March 4, 2002

Prosecutors to Simulate Blast in Shoe Bomber Case

BOSTON (Reuters) -- Prosecutors preparing for the trial of Richard Reid, accused of trying to blow up a transatlantic flight in December with bombs in his shoes, said on Monday they planned to recreate the explosive device and set it off before the trial.

Assistant U.S. Attorney Timothy Feeley told U.S. District Judge William Young that prosecutors wanted to use the simulation during Reid's trial to show jurors what the bomb could have done to the plane.

Feeley gave no details except to say investigators were trying to make the explosive resemble as closely as possible the type found in Reid's shoes.

Using videotapes or any other evidence from a simulated explosion was likely to be contentious. Young indicated he had not yet decided whether such material would be admitted at trial.

``We'll see,'' the judge said when prosecutors told him they wanted to detonate the device and introduce evidence from the simulation at trial.

Court-appointed lawyers for Reid, who did not attend the scheduling conference, declined to answer questions after the court hearing.


Young set a tentative trial date of Nov. 4. Lawyers will meet for another status conference June 3. Young is expected to hear arguments June 11 on a motion to suppress statements Reid made after being arrested.

Reid, 28, a Briton, was taken into custody on Dec. 22 after he was overpowered by flight attendants and fellow passengers on American Airlines Flight 63 from Paris.

He was tied up with belts and headphone cables after flight attendants saw him apparently trying to set fire to his shoes, which were later found to be packed with explosives.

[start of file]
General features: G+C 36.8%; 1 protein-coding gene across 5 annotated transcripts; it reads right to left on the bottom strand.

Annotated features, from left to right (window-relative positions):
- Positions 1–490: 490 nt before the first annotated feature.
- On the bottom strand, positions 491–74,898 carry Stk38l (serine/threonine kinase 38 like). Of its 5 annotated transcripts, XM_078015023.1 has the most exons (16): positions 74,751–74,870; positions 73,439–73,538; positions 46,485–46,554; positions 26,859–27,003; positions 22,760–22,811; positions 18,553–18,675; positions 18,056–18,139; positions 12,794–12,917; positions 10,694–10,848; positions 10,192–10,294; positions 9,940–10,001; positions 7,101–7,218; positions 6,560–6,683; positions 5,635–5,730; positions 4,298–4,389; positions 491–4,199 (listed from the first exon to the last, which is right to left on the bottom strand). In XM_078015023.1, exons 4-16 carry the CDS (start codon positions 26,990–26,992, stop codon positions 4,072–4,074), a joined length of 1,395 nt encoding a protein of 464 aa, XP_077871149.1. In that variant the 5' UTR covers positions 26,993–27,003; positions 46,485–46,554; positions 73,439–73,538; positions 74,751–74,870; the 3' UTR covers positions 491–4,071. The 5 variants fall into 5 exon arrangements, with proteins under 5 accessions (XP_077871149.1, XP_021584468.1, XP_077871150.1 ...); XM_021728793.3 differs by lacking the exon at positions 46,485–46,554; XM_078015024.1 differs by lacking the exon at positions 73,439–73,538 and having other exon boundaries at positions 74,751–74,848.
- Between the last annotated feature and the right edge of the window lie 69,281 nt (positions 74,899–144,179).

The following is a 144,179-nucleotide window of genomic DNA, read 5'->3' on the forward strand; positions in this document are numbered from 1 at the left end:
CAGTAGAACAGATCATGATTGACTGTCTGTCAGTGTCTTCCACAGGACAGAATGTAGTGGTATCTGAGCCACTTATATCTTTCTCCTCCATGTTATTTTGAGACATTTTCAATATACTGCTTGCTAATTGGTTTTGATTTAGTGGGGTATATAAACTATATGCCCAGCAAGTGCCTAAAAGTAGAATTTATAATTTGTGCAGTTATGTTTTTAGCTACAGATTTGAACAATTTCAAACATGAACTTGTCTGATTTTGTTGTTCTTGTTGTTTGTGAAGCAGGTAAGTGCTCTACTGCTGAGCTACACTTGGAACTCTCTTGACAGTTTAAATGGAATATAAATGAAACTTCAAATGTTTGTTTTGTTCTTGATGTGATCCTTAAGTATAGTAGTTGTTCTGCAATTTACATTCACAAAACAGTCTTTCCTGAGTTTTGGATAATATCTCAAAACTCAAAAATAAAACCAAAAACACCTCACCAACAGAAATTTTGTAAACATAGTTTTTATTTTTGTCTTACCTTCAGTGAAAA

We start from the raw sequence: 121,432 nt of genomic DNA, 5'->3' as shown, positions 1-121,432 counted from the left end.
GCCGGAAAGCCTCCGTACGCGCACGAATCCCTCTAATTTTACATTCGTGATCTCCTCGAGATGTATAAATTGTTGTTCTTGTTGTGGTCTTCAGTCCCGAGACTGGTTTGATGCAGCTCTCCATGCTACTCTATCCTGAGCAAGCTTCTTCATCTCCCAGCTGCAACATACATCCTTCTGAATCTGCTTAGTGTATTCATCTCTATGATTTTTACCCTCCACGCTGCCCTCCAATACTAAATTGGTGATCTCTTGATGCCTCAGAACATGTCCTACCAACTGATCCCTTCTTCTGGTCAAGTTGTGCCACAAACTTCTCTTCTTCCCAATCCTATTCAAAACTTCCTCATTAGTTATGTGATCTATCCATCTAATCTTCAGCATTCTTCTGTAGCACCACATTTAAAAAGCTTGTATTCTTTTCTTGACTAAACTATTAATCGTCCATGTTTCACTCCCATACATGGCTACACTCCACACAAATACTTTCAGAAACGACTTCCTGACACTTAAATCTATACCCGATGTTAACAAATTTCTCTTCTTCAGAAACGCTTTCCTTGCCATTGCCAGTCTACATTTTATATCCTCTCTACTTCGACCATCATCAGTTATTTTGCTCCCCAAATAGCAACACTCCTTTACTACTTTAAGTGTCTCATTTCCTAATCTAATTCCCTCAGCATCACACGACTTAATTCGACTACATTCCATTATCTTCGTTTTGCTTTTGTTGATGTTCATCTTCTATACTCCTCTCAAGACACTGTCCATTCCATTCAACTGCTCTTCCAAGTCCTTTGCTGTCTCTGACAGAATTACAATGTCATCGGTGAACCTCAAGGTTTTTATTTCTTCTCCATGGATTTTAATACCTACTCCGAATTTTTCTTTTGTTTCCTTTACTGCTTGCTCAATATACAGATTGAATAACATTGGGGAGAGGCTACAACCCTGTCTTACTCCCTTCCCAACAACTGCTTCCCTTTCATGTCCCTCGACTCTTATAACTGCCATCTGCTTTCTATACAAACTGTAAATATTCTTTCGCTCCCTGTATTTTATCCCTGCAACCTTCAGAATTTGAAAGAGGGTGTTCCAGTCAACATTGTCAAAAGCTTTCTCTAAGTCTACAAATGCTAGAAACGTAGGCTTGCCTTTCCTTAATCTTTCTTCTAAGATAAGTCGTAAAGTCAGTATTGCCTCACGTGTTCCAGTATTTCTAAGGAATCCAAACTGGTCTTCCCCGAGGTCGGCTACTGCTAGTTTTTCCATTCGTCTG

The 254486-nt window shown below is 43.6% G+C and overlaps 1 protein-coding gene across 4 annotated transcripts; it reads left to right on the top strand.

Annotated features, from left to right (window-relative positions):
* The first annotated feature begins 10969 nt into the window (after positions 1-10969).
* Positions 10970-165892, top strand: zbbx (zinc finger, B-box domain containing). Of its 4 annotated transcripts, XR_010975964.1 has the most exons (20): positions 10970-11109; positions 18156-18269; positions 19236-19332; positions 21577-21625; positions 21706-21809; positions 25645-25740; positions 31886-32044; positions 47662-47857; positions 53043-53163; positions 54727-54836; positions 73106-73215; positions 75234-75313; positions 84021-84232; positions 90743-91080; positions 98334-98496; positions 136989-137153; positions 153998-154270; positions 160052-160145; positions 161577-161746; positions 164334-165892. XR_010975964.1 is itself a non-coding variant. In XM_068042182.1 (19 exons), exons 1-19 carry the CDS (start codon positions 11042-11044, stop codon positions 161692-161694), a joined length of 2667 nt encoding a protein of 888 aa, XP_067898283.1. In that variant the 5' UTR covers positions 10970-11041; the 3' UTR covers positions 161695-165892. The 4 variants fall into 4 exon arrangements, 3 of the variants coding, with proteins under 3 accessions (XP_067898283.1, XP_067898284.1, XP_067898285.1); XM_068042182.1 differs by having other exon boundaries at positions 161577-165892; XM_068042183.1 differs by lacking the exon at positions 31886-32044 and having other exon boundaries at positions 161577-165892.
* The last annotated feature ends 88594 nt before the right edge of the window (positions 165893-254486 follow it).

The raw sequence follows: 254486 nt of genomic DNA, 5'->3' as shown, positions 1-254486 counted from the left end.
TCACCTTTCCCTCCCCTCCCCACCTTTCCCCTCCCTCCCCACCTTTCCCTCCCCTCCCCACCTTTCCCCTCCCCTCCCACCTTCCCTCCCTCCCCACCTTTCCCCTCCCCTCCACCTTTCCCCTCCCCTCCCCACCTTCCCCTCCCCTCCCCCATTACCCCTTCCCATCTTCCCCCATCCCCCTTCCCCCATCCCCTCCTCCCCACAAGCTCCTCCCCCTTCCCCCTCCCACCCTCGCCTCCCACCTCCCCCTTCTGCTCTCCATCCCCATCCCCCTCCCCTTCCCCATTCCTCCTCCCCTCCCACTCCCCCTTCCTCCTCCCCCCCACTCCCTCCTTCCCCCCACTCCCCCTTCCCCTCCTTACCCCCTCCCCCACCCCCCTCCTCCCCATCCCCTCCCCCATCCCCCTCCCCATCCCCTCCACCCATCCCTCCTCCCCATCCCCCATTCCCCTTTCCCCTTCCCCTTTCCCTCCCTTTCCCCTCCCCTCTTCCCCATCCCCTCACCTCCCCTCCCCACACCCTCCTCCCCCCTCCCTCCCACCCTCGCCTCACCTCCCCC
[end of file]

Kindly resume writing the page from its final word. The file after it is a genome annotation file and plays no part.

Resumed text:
The flight, carrying 197 people, was escorted by fighter jets to Boston, where it landed safely.

Reid has been charged with attempted murder, attempted homicide and attempted use of a weapon of mass destruction -- ''a destructive device consisting of an explosive bomb in each of his shoes.''

He faces a maximum penalty of life in prison if convicted.

A nine-count indictment handed up in Boston in January also charged Reid with placing an explosive device on an aircraft, attempted destruction of an aircraft, interfering with flight crew members and flight attendants, using a destructive device during a violent crime and attempted wrecking of a mass transportation vehicle.

Reid has pleaded not guilty to the charges.

Law enforcement officials have said Reid's shoes contained enough of a volatile and powerful plastic explosive called triacetone triperoxide, known as TATP, to blow a hole in the side of the aircraft if it had been detonated.

TATP is an explosive that can be made from nail polish remover, hair bleach and acid and has been found in the debris of car bombs and other explosions blamed on Palestinian guerrillas, according to the U.S. and Israeli officials.

Prosecutors said there is no evidence Reid had any accomplices on the plane and have been investigating to see if he has any links to a guerrilla network or if his act was meant as a follow-up to the Sept. 11 attacks on the United States.

Neither U.S. nor European officials have disclosed any connections between Reid and the al Qaeda network of Osama bin Laden, who is blamed by Washington for the Sept. 11 attacks.

But investigators have found that Reid worshiped at the same London mosque as Zacarias Moussaoui, a Frenchman of Moroccan descent who faces conspiracy charges in connection with the Sept. 11 attacks on the United States.

Copyright 2002. Reuters. All rights reserved.

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